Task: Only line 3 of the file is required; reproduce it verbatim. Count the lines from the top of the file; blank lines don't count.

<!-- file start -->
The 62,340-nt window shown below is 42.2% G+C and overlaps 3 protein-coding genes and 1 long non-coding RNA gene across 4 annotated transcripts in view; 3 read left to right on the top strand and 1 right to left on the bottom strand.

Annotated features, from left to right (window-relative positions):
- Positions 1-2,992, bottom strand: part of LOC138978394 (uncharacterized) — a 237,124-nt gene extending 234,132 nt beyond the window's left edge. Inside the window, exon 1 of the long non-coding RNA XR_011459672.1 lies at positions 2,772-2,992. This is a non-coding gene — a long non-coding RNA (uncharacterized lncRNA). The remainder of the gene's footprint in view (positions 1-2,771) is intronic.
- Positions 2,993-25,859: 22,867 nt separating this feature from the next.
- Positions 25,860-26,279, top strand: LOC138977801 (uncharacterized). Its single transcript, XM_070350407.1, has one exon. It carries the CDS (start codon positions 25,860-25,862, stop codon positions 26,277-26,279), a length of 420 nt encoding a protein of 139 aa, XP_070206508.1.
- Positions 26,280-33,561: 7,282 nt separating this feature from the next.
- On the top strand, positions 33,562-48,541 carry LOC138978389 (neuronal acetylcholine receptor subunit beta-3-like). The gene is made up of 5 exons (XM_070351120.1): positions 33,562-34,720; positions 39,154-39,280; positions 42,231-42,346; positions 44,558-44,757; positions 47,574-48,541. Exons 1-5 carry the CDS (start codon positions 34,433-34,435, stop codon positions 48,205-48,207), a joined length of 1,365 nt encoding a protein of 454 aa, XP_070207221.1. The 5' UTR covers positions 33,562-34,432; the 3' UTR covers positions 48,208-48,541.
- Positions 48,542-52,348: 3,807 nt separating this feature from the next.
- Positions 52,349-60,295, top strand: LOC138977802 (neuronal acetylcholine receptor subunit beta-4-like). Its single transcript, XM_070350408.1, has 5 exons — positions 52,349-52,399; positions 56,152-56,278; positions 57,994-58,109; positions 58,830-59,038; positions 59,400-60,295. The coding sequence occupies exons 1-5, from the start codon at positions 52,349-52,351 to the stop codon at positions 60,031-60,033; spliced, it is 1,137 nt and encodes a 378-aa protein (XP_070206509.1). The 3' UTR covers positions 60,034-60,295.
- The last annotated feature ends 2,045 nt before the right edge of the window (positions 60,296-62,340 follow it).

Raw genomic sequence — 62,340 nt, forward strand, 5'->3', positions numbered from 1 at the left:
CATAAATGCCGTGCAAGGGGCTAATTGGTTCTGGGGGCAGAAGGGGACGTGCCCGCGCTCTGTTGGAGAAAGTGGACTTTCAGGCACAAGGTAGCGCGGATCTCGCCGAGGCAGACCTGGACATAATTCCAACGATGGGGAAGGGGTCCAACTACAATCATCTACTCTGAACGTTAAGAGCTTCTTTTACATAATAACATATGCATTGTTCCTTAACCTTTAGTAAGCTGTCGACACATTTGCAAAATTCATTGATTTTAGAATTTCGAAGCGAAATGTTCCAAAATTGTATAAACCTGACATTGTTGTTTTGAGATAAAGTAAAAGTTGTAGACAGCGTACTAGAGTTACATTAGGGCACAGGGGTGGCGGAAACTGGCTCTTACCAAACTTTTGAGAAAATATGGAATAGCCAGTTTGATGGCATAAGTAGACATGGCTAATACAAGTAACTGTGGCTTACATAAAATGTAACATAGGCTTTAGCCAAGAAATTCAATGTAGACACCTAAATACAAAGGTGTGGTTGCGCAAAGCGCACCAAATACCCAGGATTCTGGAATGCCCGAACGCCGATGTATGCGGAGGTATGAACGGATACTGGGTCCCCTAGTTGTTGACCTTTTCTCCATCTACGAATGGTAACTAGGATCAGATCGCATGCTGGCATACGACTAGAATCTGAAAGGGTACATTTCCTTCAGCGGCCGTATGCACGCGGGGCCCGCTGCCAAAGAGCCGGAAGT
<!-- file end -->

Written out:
- Positions 1-2,992, bottom strand: part of LOC138978394 (uncharacterized) — a 237,124-nt gene extending 234,132 nt beyond the window's left edge. Inside the window, exon 1 of the long non-coding RNA XR_011459672.1 lies at positions 2,772-2,992. This is a non-coding gene — a long non-coding RNA (uncharacterized lncRNA). The remainder of the gene's footprint in view (positions 1-2,771) is intronic.